Category Archives: Book Review

2018 Reading Wrap Up

I hope it’s not too late to wish you a Happy New Year.

I moved home on the 17th December and then was ill all of Christmas week. The two things are probably connected but it didn’t spoil the holidays too much. I’m gradually settling in and I know it’s just a matter of time before I completely adjust.

I’m designating this month ‘Slow January’. I will be putting zero pressure on myself and doing little more than curling up with a good book.

With one thing and another, I missed my Reading Challenge goal for 2018 by 2 books. I managed 33 in all which is still perfectly fine with me.

Of these 33 books, I gave 18 a rating of five stars on Goodreads, which shows it was a good reading year overall.

The ten books that impacted me the most for various reasons were:

Rebecca by Daphne de Maurier

I finally found out what all the fuss was about. What a stunning novel. I want to read her other books now and will try Jamaica Inn next.

Self-Compassion by Kristin Neff

This book taught me that regularly practicing self-compassion can change your life. I will re-read it at some point.

Norwegian Wood by Haruki Murakami

I was worried I wouldn’t get on with this Japanese modern classic, but I was captivated by it. I felt so much affection and empathy for the main character and his angst.

The Bear and the Nightingale by Katherine Arden

I couldn’t get enough of the chilly, fantastical atmosphere of this novel set in medieval Russia. I read the second book and have pre-ordered the final instalment of the trilogy which is released on 10th January.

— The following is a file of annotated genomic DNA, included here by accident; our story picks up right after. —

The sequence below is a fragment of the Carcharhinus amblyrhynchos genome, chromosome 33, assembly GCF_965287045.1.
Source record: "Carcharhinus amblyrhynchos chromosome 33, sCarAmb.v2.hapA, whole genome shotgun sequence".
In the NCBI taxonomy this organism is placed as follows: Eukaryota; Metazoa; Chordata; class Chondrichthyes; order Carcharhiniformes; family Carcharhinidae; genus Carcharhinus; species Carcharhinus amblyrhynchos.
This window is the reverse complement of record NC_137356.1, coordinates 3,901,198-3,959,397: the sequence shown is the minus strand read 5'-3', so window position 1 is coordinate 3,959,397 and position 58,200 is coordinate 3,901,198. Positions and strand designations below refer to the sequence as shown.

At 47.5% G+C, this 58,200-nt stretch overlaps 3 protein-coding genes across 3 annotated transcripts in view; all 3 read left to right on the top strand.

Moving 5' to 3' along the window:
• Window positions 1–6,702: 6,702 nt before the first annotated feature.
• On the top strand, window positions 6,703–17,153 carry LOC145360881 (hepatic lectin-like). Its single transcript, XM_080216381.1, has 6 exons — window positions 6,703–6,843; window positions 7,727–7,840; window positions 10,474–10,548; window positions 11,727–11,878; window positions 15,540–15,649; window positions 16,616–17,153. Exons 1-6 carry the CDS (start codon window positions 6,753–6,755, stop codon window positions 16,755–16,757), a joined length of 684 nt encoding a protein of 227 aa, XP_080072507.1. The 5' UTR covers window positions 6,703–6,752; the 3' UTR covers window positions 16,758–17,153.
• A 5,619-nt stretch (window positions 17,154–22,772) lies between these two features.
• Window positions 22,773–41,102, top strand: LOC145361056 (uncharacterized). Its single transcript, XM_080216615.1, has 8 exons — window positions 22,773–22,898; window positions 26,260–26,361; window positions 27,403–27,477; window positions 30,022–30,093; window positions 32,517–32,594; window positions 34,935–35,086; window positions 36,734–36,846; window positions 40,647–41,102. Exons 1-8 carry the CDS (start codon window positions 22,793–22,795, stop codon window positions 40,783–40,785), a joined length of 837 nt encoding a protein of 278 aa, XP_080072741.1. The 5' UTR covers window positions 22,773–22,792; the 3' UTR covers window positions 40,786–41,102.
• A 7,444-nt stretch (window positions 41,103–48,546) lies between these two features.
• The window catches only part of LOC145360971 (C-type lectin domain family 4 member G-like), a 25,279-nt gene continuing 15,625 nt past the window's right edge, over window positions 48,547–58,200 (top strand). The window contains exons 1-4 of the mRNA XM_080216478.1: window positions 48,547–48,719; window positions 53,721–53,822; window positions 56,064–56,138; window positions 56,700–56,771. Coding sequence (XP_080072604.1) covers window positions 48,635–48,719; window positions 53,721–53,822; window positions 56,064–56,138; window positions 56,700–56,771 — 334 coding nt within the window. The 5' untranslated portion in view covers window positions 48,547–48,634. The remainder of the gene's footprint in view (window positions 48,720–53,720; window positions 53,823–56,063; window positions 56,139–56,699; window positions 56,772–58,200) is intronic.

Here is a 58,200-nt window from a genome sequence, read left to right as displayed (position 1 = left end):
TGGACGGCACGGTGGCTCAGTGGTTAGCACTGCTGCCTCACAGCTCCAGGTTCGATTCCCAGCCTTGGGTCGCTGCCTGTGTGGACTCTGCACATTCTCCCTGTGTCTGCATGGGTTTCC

Eleanor Oliphant is Completely Fine by Gail Honeyman

I know some literary types look down their noses at this one but I found it to be a great tragi-comic read.

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12 Rules for Life by Jordan Peterson

I don’t go along with all his views by any means but this book was what I needed at the time to push me into action.

Circe by Madeline Miller

Right up there with Song of Achilles, another wonderful Greek myth re-telling from Madeline Miller.

Reasons to Stay Alive by Matt Haig

This personal memoir of severe depression coupled with crippling anxiety made me feel less isolated when I was going through issues of my own. Matt Haig comes across as hugely likeable. I’d like to read his fiction at some point.

The Essex Serpent by Sarah Perry

This beautiful book set in coastal Essex in the late 19th century made me want to read more historical fiction. I loved the relationship between widow, Cora and vicar, Will, not to mention the mystery of the Essex serpent.

The Chimp Paradox by Dr. Steve Peters

The metaphors get a bit convoluted but the basic premise that our emotional brain is stronger than our rational brain – and how to deal with – will stay with me.

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My most read genres were fantasy, self-improvement and classics, which is reflected above. I’m particularly glad I set the target of reading a classic a month because it led me to some amazing books I might not have got round to otherwise.

This year I want to continue reading classics I might have missed as well as more historical fiction. How about you?

Any literary highlights from 2018?

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2018 From the Cookie Kitchen